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    The National Credit Union Administration provides you with the resources and information you need to find a good deal on your mortgage. Understanding the jargon and fine print of mortgage agreements can be daunting so here are some pointers of where you should start.

    Key Terms and Questions You Must Understand and Ask

    Find out what conventional mortgages are, as opposed to FHA and VA insured mortgages. Learn what an escrow is and how they are used during the closing stages of a mortgage. Understand the difference between loan origination fees, third-party fees and points.

    Ask about the rates each lender offers. Is it a fixed-rate or an adjustable-rate loan. If it is an adjustable-rate mortgage, ask your lender how the monthly payments will vary and if your monthly payments will go down if interest rates drop.

    Ask what their loan’s APR is and how they calculate it.

    What state are you in? Please select an item.

    Behind on your mortgage payments?: Please select an item.

    Estimated mortgage balance owed? Please select an item.

    Who is your lender? A value is required.

    First Name: A value is required.

    Last Name: A value is required.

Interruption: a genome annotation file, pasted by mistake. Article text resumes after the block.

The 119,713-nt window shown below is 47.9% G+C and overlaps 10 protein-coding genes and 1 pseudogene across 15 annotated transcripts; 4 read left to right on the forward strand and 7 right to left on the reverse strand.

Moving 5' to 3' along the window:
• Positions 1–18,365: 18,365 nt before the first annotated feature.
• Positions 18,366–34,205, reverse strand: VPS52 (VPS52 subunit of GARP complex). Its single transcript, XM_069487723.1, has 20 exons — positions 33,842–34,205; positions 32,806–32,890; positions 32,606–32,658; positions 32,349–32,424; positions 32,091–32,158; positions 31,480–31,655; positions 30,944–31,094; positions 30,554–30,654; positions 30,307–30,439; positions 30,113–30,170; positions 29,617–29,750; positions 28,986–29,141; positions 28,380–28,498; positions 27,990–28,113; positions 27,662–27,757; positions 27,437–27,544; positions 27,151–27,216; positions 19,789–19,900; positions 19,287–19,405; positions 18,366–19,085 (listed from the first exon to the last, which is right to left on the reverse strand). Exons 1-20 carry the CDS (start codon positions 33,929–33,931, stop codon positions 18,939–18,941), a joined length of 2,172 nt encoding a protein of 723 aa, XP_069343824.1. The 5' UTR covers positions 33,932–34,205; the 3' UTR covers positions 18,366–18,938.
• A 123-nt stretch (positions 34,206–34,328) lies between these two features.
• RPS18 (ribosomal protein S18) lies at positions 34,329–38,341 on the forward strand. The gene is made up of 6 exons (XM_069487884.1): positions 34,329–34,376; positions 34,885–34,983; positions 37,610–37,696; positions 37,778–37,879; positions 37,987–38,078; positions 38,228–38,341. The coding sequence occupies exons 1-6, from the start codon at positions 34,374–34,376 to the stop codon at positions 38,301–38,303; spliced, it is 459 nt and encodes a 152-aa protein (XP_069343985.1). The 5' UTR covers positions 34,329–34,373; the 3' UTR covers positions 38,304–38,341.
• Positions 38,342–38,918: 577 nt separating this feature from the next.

Primary Phone Number: A value is required.

    Secondary Phone Number:

    Your Email Address: A value is required.


    Ask what points you will have to pay for your mortgage and what points you can choose to pay to reduce your interest rate. Request the dollar value of these points so you can compare them to the points requested and offered by other lenders.

    Ask for a good faith estimate, also known as a GFE. This is a detailed run-down of all the fees associated with the mortgage. In the United States, every lender must provide a GFE with a list of fees and costs linked to a loan within three business days of the customer applying for a loan. But you can also request it before applying for a loan as a comparison tool between mortgages. The fees included in a GFE fall into six main categories: loan fees, reserves, title charges, government charges, additional charges and mortgage initiation fees. Each fee is prefaced by a code. Use this code to compare the fees between mortgage provides because the actual names can vary from one lender to another.


    Once you know what each lender is offering you, make a list of the mortgage providers who offer the best deal. Go back to them and try and negotiate better terms by using the terms offered by other lenders as leverage.

    If shop around, compare (and understand) the quotes each lender offers and negotiate better terms, you are much more likely to get a good deal.

    The NCUA provides a mortgage shopping worksheet you can use to help you collect the key points of the mortgages you research as well as more resources to research information on home lending issues.

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